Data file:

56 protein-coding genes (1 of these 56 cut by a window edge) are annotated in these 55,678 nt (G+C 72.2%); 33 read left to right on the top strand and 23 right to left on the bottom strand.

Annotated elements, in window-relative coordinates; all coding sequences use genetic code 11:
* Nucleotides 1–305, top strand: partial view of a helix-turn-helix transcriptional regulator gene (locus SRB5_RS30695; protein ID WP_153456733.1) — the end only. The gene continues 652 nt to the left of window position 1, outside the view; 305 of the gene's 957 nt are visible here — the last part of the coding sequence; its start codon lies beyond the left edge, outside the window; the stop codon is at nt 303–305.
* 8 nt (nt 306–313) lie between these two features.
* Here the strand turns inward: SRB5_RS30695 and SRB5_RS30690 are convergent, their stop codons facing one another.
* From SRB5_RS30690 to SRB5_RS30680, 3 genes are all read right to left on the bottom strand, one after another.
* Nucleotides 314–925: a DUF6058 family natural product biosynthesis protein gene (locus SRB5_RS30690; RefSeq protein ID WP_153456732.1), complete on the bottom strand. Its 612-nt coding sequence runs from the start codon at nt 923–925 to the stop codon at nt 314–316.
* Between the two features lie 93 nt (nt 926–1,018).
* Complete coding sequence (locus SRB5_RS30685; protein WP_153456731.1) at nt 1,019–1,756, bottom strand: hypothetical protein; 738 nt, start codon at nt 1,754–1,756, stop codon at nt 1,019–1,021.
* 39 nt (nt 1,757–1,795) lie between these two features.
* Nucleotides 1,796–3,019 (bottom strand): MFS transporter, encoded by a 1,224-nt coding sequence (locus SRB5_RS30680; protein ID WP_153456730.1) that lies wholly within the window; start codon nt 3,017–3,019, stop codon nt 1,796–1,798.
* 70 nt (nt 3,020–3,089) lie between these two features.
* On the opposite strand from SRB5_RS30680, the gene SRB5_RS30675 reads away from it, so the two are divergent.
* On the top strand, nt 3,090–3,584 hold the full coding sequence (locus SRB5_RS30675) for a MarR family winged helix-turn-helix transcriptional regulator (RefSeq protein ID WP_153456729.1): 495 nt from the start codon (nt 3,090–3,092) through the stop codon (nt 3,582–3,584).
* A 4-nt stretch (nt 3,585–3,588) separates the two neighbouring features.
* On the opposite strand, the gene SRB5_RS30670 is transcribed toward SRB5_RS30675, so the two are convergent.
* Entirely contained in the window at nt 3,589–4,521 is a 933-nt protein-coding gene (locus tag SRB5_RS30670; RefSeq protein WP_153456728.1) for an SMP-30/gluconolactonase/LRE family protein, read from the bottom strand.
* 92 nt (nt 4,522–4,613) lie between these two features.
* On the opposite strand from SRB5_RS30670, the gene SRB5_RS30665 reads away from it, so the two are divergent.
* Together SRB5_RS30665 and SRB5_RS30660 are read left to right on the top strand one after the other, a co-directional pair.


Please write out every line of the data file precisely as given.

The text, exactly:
56 protein-coding genes (1 of these 56 cut by a window edge) are annotated in these 55,678 nt (G+C 72.2%); 33 read left to right on the top strand and 23 right to left on the bottom strand.

Annotated elements, in window-relative coordinates; all coding sequences use genetic code 11:
* Nucleotides 1–305, top strand: partial view of a helix-turn-helix transcriptional regulator gene (locus SRB5_RS30695; protein ID WP_153456733.1) — the end only. The gene continues 652 nt to the left of window position 1, outside the view; 305 of the gene's 957 nt are visible here — the last part of the coding sequence; its start codon lies beyond the left edge, outside the window; the stop codon is at nt 303–305.
* 8 nt (nt 306–313) lie between these two features.
* Here the strand turns inward: SRB5_RS30695 and SRB5_RS30690 are convergent, their stop codons facing one another.
* From SRB5_RS30690 to SRB5_RS30680, 3 genes are all read right to left on the bottom strand, one after another.
* Nucleotides 314–925: a DUF6058 family natural product biosynthesis protein gene (locus SRB5_RS30690; RefSeq protein ID WP_153456732.1), complete on the bottom strand. Its 612-nt coding sequence runs from the start codon at nt 923–925 to the stop codon at nt 314–316.
* Between the two features lie 93 nt (nt 926–1,018).
* Complete coding sequence (locus SRB5_RS30685; protein WP_153456731.1) at nt 1,019–1,756, bottom strand: hypothetical protein; 738 nt, start codon at nt 1,754–1,756, stop codon at nt 1,019–1,021.
* 39 nt (nt 1,757–1,795) lie between these two features.
* Nucleotides 1,796–3,019 (bottom strand): MFS transporter, encoded by a 1,224-nt coding sequence (locus SRB5_RS30680; protein ID WP_153456730.1) that lies wholly within the window; start codon nt 3,017–3,019, stop codon nt 1,796–1,798.
* 70 nt (nt 3,020–3,089) lie between these two features.
* On the opposite strand from SRB5_RS30680, the gene SRB5_RS30675 reads away from it, so the two are divergent.
* On the top strand, nt 3,090–3,584 hold the full coding sequence (locus SRB5_RS30675) for a MarR family winged helix-turn-helix transcriptional regulator (RefSeq protein ID WP_153456729.1): 495 nt from the start codon (nt 3,090–3,092) through the stop codon (nt 3,582–3,584).
* A 4-nt stretch (nt 3,585–3,588) separates the two neighbouring features.
* On the opposite strand, the gene SRB5_RS30670 is transcribed toward SRB5_RS30675, so the two are convergent.
* Entirely contained in the window at nt 3,589–4,521 is a 933-nt protein-coding gene (locus tag SRB5_RS30670; RefSeq protein WP_153456728.1) for an SMP-30/gluconolactonase/LRE family protein, read from the bottom strand.
* 92 nt (nt 4,522–4,613) lie between these two features.
* On the opposite strand from SRB5_RS30670, the gene SRB5_RS30665 reads away from it, so the two are divergent.
* Together SRB5_RS30665 and SRB5_RS30660 are read left to right on the top strand one after the other, a co-directional pair.